Last thought, concern over running out of battery is generally misplaced. You'll get to know the bike quickly and taking into consideration the available distance the battery is capable of is easy - similar to the gas gauge in a car.
 
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fooferdoggie

Well-Known Member
I wonder why I spend $20 a year on chains. I must be a brutal rider. Come on indyjo. It just ain’t so. At least for those that know how to use their gears. I dislike correcting someone as helpful as you, but...

Clean your chain! No wonder you’re hard on chains.
I take care of my chain and keep it clean and lube it every week or 100 miles. but I still go through chains ever 2500 miles so that can be three chains a year. but thats not really that bad even on a regular bike. I still got 12,000 miles out of my drive train.
 

steve mercier

Well-Known Member
I wonder why I spend $20 a year on chains. I must be a brutal rider. Come on indyjo. It just ain’t so. At least for those that know how to use their gears. I dislike correcting someone as helpful as you, but...

Clean your chain! No wonder you’re hard on chains.
I rode for four hours yesterday on a lot of wet gravel trails which act like a grinding paste. It rained all day. The road shoulders are still covered in sand from the Winter. My point is there is no way I could make one chain last a year in these conditions no matter what type of motor I had or how cautiously I shifted gears. Maybe if I only rode in Summer on nice clean roads I could. I clean and lube my chain almost daily or every 100 km but I go through at least 3 or even 4 chains a year. This is buildup from todays' ride for example.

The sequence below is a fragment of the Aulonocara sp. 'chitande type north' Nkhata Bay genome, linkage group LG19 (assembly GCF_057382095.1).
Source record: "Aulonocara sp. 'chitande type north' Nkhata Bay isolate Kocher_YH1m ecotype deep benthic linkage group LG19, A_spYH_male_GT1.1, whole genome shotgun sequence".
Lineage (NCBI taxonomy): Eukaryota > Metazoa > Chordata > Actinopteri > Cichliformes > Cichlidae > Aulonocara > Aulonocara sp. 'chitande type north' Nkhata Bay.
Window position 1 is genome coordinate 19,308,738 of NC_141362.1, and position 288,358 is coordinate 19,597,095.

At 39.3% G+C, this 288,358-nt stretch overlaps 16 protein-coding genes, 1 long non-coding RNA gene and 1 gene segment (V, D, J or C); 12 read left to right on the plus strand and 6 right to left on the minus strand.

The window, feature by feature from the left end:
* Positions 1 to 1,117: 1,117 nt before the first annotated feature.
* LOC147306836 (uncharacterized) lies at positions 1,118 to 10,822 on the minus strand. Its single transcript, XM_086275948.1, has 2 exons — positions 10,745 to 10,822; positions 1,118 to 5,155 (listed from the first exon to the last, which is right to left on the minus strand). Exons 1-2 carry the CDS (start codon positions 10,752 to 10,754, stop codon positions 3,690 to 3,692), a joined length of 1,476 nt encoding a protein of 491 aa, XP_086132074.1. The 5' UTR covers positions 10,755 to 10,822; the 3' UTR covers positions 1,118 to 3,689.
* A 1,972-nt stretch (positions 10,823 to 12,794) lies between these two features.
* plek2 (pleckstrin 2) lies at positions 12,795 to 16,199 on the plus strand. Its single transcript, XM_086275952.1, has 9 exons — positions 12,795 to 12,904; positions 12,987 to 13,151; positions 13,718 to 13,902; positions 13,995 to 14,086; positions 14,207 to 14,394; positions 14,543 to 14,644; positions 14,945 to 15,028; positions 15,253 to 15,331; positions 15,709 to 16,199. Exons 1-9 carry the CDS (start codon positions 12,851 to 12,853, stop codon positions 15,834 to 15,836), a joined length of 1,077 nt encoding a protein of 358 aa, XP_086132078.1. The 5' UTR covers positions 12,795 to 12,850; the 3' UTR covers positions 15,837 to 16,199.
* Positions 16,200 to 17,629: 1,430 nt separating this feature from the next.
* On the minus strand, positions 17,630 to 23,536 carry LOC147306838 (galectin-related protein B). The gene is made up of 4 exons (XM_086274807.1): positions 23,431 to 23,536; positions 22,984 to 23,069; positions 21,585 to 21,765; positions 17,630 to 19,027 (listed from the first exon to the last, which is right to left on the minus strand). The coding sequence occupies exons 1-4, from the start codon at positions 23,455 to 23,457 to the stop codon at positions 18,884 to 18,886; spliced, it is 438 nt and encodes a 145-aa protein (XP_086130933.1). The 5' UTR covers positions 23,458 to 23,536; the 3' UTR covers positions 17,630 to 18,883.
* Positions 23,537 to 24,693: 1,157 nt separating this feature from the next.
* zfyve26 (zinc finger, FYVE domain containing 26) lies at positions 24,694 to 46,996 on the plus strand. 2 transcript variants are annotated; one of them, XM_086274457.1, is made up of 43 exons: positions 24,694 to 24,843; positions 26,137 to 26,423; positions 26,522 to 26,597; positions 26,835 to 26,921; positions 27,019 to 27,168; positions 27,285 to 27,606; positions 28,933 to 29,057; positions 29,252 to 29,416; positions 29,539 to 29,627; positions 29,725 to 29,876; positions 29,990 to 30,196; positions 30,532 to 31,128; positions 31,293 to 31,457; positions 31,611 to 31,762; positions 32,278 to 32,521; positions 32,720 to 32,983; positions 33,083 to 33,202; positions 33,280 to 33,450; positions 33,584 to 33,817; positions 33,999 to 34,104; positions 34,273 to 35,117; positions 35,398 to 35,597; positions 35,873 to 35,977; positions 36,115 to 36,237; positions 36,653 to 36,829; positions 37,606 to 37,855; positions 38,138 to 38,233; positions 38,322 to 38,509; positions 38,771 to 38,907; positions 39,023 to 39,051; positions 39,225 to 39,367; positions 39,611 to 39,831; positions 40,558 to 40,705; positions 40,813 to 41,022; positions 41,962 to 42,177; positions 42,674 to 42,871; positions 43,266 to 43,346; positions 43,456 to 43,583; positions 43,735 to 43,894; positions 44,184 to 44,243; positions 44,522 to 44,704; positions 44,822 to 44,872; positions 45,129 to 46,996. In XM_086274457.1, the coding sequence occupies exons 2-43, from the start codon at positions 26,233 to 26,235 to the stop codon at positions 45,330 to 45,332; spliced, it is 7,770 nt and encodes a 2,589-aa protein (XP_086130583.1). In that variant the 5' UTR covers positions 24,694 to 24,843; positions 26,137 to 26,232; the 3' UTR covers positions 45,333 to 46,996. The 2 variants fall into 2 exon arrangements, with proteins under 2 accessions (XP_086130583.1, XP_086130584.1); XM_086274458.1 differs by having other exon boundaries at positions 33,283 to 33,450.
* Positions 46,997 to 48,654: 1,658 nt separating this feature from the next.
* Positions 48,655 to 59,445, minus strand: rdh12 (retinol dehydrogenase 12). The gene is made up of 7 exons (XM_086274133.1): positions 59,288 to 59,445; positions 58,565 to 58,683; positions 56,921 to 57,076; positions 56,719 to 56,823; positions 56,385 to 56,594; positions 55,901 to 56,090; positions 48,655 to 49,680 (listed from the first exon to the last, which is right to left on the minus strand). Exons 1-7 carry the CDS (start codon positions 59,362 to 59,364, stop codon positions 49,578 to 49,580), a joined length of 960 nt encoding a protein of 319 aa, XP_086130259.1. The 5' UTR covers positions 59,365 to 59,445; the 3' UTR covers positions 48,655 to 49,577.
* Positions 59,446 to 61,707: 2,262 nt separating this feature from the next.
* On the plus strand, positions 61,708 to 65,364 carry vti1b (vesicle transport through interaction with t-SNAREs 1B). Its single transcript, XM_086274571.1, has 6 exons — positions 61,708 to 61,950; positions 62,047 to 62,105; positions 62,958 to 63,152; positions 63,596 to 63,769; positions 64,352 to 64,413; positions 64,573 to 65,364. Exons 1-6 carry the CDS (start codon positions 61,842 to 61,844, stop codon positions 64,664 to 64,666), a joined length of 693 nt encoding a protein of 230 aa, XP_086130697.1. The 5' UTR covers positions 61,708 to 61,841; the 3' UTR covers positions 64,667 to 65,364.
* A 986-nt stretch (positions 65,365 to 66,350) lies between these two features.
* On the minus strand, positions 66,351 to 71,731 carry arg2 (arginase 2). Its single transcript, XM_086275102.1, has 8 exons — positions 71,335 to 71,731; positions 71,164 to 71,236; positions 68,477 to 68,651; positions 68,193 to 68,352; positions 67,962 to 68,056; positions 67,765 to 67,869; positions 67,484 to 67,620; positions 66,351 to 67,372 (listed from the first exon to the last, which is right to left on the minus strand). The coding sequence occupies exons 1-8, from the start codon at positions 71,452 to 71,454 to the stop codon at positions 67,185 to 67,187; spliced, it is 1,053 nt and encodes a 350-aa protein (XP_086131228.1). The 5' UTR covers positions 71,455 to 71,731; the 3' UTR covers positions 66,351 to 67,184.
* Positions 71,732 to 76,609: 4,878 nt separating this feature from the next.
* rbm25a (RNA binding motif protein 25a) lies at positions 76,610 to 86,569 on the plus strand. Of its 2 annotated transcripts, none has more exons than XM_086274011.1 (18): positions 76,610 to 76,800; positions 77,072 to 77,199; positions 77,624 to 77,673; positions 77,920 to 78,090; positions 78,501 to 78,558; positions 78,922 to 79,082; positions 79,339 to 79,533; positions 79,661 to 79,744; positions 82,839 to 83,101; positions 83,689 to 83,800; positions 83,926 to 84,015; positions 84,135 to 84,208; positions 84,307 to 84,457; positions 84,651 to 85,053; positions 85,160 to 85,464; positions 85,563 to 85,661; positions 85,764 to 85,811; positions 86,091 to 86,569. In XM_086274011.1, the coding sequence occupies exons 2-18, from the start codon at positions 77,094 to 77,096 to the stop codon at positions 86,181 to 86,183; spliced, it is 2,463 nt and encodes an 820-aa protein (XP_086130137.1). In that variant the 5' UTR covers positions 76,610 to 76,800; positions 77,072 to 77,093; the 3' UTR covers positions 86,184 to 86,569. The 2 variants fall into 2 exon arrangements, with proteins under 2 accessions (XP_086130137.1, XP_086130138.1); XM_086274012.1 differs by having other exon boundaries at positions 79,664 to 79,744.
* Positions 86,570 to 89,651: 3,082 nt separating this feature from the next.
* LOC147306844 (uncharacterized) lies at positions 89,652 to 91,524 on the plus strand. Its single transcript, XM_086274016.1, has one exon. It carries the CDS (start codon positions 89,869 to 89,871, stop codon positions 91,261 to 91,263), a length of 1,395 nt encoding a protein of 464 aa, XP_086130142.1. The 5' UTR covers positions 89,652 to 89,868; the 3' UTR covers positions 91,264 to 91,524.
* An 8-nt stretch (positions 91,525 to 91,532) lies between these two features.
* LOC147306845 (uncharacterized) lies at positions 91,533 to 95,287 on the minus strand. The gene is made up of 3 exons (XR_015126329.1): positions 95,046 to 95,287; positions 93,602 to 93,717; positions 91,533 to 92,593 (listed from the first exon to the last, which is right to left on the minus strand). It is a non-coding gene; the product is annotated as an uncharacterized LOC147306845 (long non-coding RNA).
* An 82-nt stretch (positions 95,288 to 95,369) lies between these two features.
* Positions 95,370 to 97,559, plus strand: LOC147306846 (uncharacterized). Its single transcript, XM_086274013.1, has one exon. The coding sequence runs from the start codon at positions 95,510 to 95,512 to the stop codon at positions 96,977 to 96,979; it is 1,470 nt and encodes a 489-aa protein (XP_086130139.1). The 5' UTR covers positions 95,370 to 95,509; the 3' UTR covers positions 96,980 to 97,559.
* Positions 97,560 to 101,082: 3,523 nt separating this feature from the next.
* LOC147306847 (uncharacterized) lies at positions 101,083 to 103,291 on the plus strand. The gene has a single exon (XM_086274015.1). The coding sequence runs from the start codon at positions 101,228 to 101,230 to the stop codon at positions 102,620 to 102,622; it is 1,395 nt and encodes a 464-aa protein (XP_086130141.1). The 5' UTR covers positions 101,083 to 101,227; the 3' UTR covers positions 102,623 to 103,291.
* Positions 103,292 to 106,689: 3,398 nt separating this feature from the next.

1647638692663.jpeg
 
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steve mercier

Well-Known Member
The most popular mid drive, bosch, has 3 models that do drag unpowered. The most expensive model does not drag unpowered.
Yamaha (giant), shimano steps, and brose mid drives do not drag unpowered. Bafang does.
Direct drive hub motors drag unpowered. They are about 12" in diameter. Geared hub motors do not drag unpowered. They are usually about 7" in diameter.
People climbing mountains of 1000' or more in an hour need a mid drive. People on flatter terrain or shorter climbs can use geared hub motors. My geared hub motor will start 330 lb on a 15% grade. Maybe more but that is how much me, the bike, the tools & supplies, the groceries, weigh.